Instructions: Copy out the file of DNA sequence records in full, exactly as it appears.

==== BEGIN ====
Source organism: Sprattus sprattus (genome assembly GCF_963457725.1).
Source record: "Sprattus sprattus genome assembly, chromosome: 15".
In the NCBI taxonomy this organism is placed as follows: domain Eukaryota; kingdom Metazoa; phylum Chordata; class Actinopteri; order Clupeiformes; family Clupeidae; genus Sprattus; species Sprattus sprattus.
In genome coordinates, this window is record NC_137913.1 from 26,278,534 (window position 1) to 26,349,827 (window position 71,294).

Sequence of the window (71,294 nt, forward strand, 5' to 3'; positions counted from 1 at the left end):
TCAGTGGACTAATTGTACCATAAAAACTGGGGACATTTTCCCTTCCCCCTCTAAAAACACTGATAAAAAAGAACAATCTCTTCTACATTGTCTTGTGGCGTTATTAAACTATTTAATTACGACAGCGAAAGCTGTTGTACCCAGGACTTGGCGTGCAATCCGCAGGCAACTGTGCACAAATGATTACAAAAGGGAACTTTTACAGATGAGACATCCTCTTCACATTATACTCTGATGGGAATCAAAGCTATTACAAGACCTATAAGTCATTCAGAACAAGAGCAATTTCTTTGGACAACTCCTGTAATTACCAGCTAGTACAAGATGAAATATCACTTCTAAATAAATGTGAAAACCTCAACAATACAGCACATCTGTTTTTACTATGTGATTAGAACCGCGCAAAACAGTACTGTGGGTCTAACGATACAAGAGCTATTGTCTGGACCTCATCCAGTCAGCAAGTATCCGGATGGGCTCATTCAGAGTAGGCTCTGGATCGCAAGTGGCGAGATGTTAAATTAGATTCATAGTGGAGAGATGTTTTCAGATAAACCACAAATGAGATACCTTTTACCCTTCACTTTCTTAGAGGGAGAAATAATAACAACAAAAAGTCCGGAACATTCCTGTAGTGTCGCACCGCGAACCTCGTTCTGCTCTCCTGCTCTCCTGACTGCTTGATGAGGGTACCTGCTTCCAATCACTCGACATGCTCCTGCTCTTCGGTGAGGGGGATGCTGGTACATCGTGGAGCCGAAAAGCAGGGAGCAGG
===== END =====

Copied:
Source organism: Sprattus sprattus (genome assembly GCF_963457725.1).
Source record: "Sprattus sprattus genome assembly, chromosome: 15".
In the NCBI taxonomy this organism is placed as follows: domain Eukaryota; kingdom Metazoa; phylum Chordata; class Actinopteri; order Clupeiformes; family Clupeidae; genus Sprattus; species Sprattus sprattus.
In genome coordinates, this window is record NC_137913.1 from 26,278,534 (window position 1) to 26,349,827 (window position 71,294).

Sequence of the window (71,294 nt, forward strand, 5' to 3'; positions counted from 1 at the left end):
TCAGTGGACTAATTGTACCATAAAAACTGGGGACATTTTCCCTTCCCCCTCTAAAAACACTGATAAAAAAGAACAATCTCTTCTACATTGTCTTGTGGCGTTATTAAACTATTTAATTACGACAGCGAAAGCTGTTGTACCCAGGACTTGGCGTGCAATCCGCAGGCAACTGTGCACAAATGATTACAAAAGGGAACTTTTACAGATGAGACATCCTCTTCACATTATACTCTGATGGGAATCAAAGCTATTACAAGACCTATAAGTCATTCAGAACAAGAGCAATTTCTTTGGACAACTCCTGTAATTACCAGCTAGTACAAGATGAAATATCACTTCTAAATAAATGTGAAAACCTCAACAATACAGCACATCTGTTTTTACTATGTGATTAGAACCGCGCAAAACAGTACTGTGGGTCTAACGATACAAGAGCTATTGTCTGGACCTCATCCAGTCAGCAAGTATCCGGATGGGCTCATTCAGAGTAGGCTCTGGATCGCAAGTGGCGAGATGTTAAATTAGATTCATAGTGGAGAGATGTTTTCAGATAAACCACAAATGAGATACCTTTTACCCTTCACTTTCTTAGAGGGAGAAATAATAACAACAAAAAGTCCGGAACATTCCTGTAGTGTCGCACCGCGAACCTCGTTCTGCTCTCCTGCTCTCCTGACTGCTTGATGAGGGTACCTGCTTCCAATCACTCGACATGCTCCTGCTCTTCGGTGAGGGGGATGCTGGTACATCGTGGAGCCGAAAAGCAGGGAGCAGG